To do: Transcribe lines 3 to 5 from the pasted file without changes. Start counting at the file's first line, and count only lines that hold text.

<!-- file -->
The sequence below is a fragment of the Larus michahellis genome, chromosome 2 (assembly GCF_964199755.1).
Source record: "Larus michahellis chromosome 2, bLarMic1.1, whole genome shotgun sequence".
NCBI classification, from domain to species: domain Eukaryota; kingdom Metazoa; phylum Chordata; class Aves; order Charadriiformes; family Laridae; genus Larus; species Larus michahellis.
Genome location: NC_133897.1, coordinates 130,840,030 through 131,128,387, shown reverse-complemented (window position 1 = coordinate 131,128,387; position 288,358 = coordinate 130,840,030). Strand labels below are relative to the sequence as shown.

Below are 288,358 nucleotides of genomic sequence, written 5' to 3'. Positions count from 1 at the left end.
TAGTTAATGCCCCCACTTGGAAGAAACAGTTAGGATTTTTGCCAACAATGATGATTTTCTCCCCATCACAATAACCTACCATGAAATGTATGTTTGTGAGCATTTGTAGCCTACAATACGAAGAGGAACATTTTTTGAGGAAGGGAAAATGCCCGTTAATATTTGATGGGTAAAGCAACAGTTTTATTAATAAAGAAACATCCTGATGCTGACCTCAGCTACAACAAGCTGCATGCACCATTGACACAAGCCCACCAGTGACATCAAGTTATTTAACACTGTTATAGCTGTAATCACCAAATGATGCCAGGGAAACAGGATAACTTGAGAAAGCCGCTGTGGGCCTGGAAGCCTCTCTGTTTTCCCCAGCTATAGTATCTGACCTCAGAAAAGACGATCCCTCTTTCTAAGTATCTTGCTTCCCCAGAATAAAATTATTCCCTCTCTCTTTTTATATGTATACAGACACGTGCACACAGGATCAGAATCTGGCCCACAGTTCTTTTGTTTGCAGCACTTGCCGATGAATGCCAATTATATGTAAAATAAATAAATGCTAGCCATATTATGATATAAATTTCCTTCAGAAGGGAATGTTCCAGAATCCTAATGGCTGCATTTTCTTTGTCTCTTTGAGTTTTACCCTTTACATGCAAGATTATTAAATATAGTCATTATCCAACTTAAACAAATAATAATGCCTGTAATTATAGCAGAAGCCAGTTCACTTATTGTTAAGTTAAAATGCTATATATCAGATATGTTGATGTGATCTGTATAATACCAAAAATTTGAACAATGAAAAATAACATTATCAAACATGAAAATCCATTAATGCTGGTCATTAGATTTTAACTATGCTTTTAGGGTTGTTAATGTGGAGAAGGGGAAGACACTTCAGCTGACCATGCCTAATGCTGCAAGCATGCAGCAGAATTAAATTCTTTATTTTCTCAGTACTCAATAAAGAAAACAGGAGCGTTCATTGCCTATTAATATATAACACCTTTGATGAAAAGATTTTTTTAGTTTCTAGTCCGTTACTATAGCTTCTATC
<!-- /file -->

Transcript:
NCBI classification, from domain to species: domain Eukaryota; kingdom Metazoa; phylum Chordata; class Aves; order Charadriiformes; family Laridae; genus Larus; species Larus michahellis.
Genome location: NC_133897.1, coordinates 130,840,030 through 131,128,387, shown reverse-complemented (window position 1 = coordinate 131,128,387; position 288,358 = coordinate 130,840,030). Strand labels below are relative to the sequence as shown.

Below are 288,358 nucleotides of genomic sequence, written 5' to 3'. Positions count from 1 at the left end.